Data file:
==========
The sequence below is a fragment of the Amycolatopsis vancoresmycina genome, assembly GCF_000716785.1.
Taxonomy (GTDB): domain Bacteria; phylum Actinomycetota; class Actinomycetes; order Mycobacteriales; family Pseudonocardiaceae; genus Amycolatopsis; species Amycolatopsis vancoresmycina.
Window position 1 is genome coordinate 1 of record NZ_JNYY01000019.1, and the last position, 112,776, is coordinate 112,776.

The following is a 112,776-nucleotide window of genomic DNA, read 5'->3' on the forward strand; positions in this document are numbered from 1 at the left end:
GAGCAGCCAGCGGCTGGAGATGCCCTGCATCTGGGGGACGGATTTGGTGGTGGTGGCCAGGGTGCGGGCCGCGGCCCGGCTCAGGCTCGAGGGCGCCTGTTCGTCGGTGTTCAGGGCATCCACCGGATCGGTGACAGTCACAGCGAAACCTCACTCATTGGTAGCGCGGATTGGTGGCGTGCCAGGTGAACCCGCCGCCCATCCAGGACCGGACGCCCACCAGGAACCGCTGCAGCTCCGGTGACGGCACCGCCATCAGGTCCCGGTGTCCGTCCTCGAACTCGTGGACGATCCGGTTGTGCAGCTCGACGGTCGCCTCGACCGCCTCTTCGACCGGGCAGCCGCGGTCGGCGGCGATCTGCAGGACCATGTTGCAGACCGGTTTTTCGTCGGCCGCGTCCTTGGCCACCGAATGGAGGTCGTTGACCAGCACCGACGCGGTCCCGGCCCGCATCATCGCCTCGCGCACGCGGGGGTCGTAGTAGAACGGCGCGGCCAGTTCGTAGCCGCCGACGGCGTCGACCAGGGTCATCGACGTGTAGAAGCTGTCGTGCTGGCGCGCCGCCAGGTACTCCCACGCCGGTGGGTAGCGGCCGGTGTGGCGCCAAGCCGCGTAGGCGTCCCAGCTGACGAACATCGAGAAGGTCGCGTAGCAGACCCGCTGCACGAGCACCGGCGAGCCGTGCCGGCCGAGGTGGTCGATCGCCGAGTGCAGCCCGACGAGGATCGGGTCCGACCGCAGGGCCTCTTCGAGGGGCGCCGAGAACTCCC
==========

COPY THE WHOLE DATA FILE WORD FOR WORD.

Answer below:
The sequence below is a fragment of the Amycolatopsis vancoresmycina genome, assembly GCF_000716785.1.
Taxonomy (GTDB): domain Bacteria; phylum Actinomycetota; class Actinomycetes; order Mycobacteriales; family Pseudonocardiaceae; genus Amycolatopsis; species Amycolatopsis vancoresmycina.
Window position 1 is genome coordinate 1 of record NZ_JNYY01000019.1, and the last position, 112,776, is coordinate 112,776.

The following is a 112,776-nucleotide window of genomic DNA, read 5'->3' on the forward strand; positions in this document are numbered from 1 at the left end:
GAGCAGCCAGCGGCTGGAGATGCCCTGCATCTGGGGGACGGATTTGGTGGTGGTGGCCAGGGTGCGGGCCGCGGCCCGGCTCAGGCTCGAGGGCGCCTGTTCGTCGGTGTTCAGGGCATCCACCGGATCGGTGACAGTCACAGCGAAACCTCACTCATTGGTAGCGCGGATTGGTGGCGTGCCAGGTGAACCCGCCGCCCATCCAGGACCGGACGCCCACCAGGAACCGCTGCAGCTCCGGTGACGGCACCGCCATCAGGTCCCGGTGTCCGTCCTCGAACTCGTGGACGATCCGGTTGTGCAGCTCGACGGTCGCCTCGACCGCCTCTTCGACCGGGCAGCCGCGGTCGGCGGCGATCTGCAGGACCATGTTGCAGACCGGTTTTTCGTCGGCCGCGTCCTTGGCCACCGAATGGAGGTCGTTGACCAGCACCGACGCGGTCCCGGCCCGCATCATCGCCTCGCGCACGCGGGGGTCGTAGTAGAACGGCGCGGCCAGTTCGTAGCCGCCGACGGCGTCGACCAGGGTCATCGACGTGTAGAAGCTGTCGTGCTGGCGCGCCGCCAGGTACTCCCACGCCGGTGGGTAGCGGCCGGTGTGGCGCCAAGCCGCGTAGGCGTCCCAGCTGACGAACATCGAGAAGGTCGCGTAGCAGACCCGCTGCACGAGCACCGGCGAGCCGTGCCGGCCGAGGTGGTCGATCGCCGAGTGCAGCCCGACGAGGATCGGGTCCGACCGCAGGGCCTCTTCGAGGGGCGCCGAGAACTCCC